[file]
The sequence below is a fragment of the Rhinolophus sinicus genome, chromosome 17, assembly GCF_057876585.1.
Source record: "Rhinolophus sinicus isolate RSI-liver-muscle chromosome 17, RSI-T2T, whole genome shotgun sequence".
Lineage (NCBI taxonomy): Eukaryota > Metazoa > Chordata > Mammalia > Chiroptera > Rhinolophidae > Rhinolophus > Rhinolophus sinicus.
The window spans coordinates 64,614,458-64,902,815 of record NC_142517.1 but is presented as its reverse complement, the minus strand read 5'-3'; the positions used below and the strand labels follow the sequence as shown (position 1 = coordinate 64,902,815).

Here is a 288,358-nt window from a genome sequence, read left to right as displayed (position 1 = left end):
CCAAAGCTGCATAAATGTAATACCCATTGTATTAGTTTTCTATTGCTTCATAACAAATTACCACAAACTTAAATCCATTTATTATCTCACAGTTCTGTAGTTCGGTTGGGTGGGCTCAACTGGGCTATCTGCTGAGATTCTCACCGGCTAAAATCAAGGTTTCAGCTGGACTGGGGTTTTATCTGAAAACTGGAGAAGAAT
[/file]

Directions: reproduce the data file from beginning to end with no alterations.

The sequence below is a fragment of the Rhinolophus sinicus genome, chromosome 17, assembly GCF_057876585.1.
Source record: "Rhinolophus sinicus isolate RSI-liver-muscle chromosome 17, RSI-T2T, whole genome shotgun sequence".
Lineage (NCBI taxonomy): Eukaryota > Metazoa > Chordata > Mammalia > Chiroptera > Rhinolophidae > Rhinolophus > Rhinolophus sinicus.
The window spans coordinates 64,614,458-64,902,815 of record NC_142517.1 but is presented as its reverse complement, the minus strand read 5'-3'; the positions used below and the strand labels follow the sequence as shown (position 1 = coordinate 64,902,815).

Here is a 288,358-nt window from a genome sequence, read left to right as displayed (position 1 = left end):
CCAAAGCTGCATAAATGTAATACCCATTGTATTAGTTTTCTATTGCTTCATAACAAATTACCACAAACTTAAATCCATTTATTATCTCACAGTTCTGTAGTTCGGTTGGGTGGGCTCAACTGGGCTATCTGCTGAGATTCTCACCGGCTAAAATCAAGGTTTCAGCTGGACTGGGGTTTTATCTGAAAACTGGAGAAGAAT